2) using header files promotes modularity by separating interface from implementation. it promotes better design and helps keep code that should be distinct from blending together. if you have to look through the .c file for functions to extern, you'll be more likely extern stuff that shouldn't really be exposed outside the defining module. if you're working on the project with other people, you/someone might extern something that's not expected and then when the implementation of the defining module changes, the code either fails to compile or worse has a new bug.

3) there aren't (at least none that i'm aware of) any real benefits, speed or otherwise, of using externs vs header files.

externs can be useful but should only be used when nothing else will do.

Last edited by stoe; 01-12-2004 at 10:42 PM.
 
Old 01-12-2004, 10:49 PM   #8
leonscape
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The reason your getting an error when including the .c file is probably your compiling the .c file as well, so their are conflicts between it and the file its included in.

The main advantage of .h files is that it contains the definitions only, so as you change the .c file all other .c files don't have to be recompiled. Their simply all linked up. So doing development work is quicker. If you change the .h file all files that include it will obviously have to be recompiled. Its a very efficient way of developing.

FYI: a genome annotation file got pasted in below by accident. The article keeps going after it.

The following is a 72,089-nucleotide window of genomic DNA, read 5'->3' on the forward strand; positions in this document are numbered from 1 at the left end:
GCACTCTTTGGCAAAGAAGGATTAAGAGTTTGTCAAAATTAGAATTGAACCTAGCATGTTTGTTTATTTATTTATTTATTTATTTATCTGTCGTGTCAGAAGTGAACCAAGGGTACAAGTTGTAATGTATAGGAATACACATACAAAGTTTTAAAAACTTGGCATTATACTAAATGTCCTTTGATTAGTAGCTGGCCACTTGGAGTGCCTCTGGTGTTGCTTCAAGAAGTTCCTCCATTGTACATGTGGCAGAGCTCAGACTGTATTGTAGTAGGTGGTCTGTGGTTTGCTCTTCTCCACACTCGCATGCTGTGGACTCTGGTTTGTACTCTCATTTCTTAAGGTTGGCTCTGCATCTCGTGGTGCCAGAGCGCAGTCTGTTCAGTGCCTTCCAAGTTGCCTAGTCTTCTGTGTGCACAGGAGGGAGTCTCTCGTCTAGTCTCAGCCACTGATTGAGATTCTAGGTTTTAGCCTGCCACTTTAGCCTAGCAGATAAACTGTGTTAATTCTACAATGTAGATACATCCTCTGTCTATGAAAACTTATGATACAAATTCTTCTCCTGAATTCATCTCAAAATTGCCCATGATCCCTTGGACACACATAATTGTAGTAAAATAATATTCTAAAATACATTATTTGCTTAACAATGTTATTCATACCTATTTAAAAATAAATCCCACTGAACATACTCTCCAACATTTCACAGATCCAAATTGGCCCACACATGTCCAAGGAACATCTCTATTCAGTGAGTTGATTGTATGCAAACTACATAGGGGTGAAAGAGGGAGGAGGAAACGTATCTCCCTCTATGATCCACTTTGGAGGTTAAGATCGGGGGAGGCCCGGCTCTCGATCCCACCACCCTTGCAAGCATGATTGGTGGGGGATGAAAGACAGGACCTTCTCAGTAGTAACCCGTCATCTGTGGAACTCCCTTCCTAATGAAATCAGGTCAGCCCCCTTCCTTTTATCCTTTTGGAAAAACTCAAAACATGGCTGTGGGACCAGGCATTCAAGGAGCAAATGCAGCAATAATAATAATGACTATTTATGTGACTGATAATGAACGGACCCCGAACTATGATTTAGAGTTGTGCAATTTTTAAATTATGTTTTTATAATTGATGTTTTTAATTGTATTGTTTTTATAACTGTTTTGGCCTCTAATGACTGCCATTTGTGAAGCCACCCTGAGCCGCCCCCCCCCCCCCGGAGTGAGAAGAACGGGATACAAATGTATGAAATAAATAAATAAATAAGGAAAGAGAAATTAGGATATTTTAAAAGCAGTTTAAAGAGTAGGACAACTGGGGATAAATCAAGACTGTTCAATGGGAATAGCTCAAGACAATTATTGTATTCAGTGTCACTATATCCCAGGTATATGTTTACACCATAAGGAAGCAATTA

Old 01-12-2004, 10:57 PM   #9
stoe
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the reason you experience weird behavior when including a .c file into another .c file is probably due to namespace collisions.

consider this:

Code:
/*in file a.c */
int somefunction(void)
{
     return 0;
}

/* in file main.c */
#include "a.c" 

int main(void)
{
     somefunction();
     return 0;
}
now compiling, you'll see something like:

Code:
$gcc main.c a.c
/tmp/ccJSUHWU.o(.text+0x0): In function `somefunction':
: multiple definition of `somefunction'
/tmp/ccQ4mB6F.o(.text+0x0): first defined here
collect2: ld returned 1 exit status
this is due to the fact you'll now have to functions in the global symbol table with the same name in one executable, so now the compiler can no longer figure out which one to call. as stated in an earlier post, #include simply copies the included vertibim, so in the above example somefunction is defined both in a.c and main.c.
 
Old 01-13-2004, 06:58 AM   #10
ssobeht
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cool thread, this is something that is sometimes asumed to be known, but nowbody talked to me about all these differences before (anyway, i use .h and .c files file dvision system ).

biez!
 
Old 01-13-2004, 08:19 AM   #11
MadCactus
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Most interesting! Like ssobeht I always wanted to know but was afraid to ask
 
Old 01-14-2004, 05:57 AM   #12
codedv
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Another very useful property of header files is being able to include libraries. A library is a pre compiled set of functions that can be included again and again in source code. .a for a static library and .so for shared.

When you include the header file stdio.h this includes a list of function, constant and struct definitions which are inserted into your code. When you compile your program gcc will link against the appropriate library of object code and append it to your executable.